Older age is an independent predictor of mortality after percutaneous coronary intervention (PCI) in patients with Non-ST elevation Acute Coronary Syndrome (ACS). GPIIb/IIIa inhibitors are proved to improve outcome in high risk patients, but conflicting data are available about the effects of these inhibitors in elderly. Accordingly, we studied a consecutive population of elderly patients undergoing PCI for Non-ST elevation ACS. A total of 500 patients were divided in: GPI group (247 pts; mean age 77+/-1.9 years) treated by stenting plus abciximab and, no GPI group (253 pts; mean age 77+/-2.4 years) treated by stenting alone. Propensity analysis was used to account for the nonrandomized use of GPIIb/IIIa inhibitors. During hospitalization, incidence of death was similar among groups (3.2% vs 4.6%) without difference regarding incidence of major (1.6% vs 1.1%) and minor bleedings (4% vs 3%). At long-term follow-up the rate of death was significantly lower in GPI group (4.5% vs 12.3%; p=0.002) as well as the rate of acute myocardial infarction (2.8% vs 11.1%; p=0.0001), and pre-PCI (5.7% vs 13.4%; p=0.003). Cox regression analysis identified abciximab use as an independent predictor of lower long-term major adverse cardiac event (MACE) after adjustment for propensity score (Exp (B) 0.620, 95%CI 0.394-0.976, p=0.039). Our results suggest that addition of abciximab to stenting improves outcome in elderly patients with Non-ST elevation ACS, leading to an absolute benefit for reduction of death and MACE, with an acceptable rate of major and minor bleedings

Abciximab in elderly with acute coronary syndrome invasively treated: effect on outcome.

GALASSO, Gennaro;PISCIONE, Federico;
2008

Abstract

Older age is an independent predictor of mortality after percutaneous coronary intervention (PCI) in patients with Non-ST elevation Acute Coronary Syndrome (ACS). GPIIb/IIIa inhibitors are proved to improve outcome in high risk patients, but conflicting data are available about the effects of these inhibitors in elderly. Accordingly, we studied a consecutive population of elderly patients undergoing PCI for Non-ST elevation ACS. A total of 500 patients were divided in: GPI group (247 pts; mean age 77+/-1.9 years) treated by stenting plus abciximab and, no GPI group (253 pts; mean age 77+/-2.4 years) treated by stenting alone. Propensity analysis was used to account for the nonrandomized use of GPIIb/IIIa inhibitors. During hospitalization, incidence of death was similar among groups (3.2% vs 4.6%) without difference regarding incidence of major (1.6% vs 1.1%) and minor bleedings (4% vs 3%). At long-term follow-up the rate of death was significantly lower in GPI group (4.5% vs 12.3%; p=0.002) as well as the rate of acute myocardial infarction (2.8% vs 11.1%; p=0.0001), and pre-PCI (5.7% vs 13.4%; p=0.003). Cox regression analysis identified abciximab use as an independent predictor of lower long-term major adverse cardiac event (MACE) after adjustment for propensity score (Exp (B) 0.620, 95%CI 0.394-0.976, p=0.039). Our results suggest that addition of abciximab to stenting improves outcome in elderly patients with Non-ST elevation ACS, leading to an absolute benefit for reduction of death and MACE, with an acceptable rate of major and minor bleedings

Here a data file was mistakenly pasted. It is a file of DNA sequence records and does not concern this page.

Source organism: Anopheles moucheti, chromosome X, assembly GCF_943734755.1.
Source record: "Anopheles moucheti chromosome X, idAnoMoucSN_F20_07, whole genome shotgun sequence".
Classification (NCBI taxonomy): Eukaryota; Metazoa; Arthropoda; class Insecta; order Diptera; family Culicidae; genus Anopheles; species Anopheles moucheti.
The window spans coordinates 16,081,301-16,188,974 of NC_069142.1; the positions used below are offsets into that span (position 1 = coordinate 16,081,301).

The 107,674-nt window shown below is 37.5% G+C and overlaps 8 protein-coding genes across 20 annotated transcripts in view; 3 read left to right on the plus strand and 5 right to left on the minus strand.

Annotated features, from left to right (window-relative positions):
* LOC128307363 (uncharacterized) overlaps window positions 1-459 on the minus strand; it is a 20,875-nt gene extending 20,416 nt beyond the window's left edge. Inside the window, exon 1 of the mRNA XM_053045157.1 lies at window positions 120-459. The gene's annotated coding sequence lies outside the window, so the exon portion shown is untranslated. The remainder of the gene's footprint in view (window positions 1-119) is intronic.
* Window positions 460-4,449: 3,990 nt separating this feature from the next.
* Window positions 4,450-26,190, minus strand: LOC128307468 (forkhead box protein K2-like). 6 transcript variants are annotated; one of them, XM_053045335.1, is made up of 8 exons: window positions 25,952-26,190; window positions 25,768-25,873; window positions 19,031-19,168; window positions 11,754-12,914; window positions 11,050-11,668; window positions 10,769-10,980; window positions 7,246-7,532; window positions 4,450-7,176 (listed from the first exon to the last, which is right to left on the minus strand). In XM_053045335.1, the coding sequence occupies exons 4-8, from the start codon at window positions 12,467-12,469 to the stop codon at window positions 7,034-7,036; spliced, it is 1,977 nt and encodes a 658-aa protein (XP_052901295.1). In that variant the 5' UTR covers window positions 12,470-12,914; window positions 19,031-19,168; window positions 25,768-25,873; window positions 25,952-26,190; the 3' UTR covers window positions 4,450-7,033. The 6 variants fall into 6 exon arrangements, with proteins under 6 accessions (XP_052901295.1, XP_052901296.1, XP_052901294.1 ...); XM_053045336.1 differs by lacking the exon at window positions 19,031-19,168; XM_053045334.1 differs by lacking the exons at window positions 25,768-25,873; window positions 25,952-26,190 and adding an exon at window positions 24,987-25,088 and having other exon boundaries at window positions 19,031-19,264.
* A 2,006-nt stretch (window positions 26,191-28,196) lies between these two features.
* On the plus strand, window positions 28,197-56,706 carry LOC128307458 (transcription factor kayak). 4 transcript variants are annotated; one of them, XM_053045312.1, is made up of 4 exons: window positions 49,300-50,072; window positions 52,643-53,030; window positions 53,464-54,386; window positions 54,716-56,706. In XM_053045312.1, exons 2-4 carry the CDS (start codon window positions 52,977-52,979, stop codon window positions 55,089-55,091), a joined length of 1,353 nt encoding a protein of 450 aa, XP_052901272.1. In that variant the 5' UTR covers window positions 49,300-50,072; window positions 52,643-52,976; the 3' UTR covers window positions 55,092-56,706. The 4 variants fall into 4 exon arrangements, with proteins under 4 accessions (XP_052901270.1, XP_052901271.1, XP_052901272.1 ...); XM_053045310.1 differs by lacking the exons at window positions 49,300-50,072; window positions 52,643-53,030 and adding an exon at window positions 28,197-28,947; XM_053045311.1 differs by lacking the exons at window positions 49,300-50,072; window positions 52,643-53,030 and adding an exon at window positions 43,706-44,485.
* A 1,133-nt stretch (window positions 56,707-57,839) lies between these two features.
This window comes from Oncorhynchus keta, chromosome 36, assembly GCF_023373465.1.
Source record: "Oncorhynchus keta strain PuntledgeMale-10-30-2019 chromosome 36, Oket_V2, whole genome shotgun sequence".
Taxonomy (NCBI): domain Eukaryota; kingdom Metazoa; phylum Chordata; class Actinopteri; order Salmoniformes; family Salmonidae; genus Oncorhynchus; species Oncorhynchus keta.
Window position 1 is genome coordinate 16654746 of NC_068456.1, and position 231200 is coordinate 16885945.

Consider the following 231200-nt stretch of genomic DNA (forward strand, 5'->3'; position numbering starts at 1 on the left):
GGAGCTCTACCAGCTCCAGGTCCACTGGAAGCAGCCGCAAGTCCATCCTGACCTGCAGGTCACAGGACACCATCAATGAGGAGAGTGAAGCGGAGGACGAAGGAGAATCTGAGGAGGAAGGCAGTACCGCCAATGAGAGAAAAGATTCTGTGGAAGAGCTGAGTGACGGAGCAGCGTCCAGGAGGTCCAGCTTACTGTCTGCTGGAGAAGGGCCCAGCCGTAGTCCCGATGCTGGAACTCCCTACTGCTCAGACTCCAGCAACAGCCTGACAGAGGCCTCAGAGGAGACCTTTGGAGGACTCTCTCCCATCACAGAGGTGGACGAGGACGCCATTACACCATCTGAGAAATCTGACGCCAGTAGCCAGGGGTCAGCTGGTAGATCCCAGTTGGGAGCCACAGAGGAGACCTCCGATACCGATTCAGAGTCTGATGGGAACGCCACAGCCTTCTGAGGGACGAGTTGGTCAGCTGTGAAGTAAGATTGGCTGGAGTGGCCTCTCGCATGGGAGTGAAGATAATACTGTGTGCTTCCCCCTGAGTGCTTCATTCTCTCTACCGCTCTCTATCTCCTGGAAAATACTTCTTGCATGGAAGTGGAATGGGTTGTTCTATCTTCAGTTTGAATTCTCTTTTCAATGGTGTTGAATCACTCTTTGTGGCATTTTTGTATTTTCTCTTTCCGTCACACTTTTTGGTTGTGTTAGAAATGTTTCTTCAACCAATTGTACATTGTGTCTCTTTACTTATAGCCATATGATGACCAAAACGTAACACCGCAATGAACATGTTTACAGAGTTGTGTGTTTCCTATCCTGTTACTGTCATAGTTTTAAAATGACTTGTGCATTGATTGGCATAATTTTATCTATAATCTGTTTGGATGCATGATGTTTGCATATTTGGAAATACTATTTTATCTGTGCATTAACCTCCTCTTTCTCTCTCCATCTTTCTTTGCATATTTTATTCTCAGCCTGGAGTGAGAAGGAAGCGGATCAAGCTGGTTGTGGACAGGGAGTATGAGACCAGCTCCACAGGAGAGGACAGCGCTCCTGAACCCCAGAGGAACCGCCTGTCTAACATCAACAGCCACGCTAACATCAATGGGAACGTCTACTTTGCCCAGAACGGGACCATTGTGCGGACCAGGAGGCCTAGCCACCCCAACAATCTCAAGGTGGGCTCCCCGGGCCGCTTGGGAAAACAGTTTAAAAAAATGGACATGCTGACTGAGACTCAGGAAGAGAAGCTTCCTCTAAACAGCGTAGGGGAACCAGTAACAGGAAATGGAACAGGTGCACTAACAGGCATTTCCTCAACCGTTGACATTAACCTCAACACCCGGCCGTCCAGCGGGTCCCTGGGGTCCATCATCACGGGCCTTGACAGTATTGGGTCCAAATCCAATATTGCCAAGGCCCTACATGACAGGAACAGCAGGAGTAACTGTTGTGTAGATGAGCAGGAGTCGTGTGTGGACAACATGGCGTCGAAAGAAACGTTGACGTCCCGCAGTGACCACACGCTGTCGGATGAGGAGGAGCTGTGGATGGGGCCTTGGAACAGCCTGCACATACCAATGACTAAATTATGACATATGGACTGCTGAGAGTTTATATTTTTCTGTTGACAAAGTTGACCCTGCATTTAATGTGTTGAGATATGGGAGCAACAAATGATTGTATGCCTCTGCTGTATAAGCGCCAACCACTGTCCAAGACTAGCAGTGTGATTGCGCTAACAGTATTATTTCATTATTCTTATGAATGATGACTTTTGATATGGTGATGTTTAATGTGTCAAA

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Utilizza questo identificativo per citare o creare un link a questo documento: http://hdl.handle.net/11386/3475477
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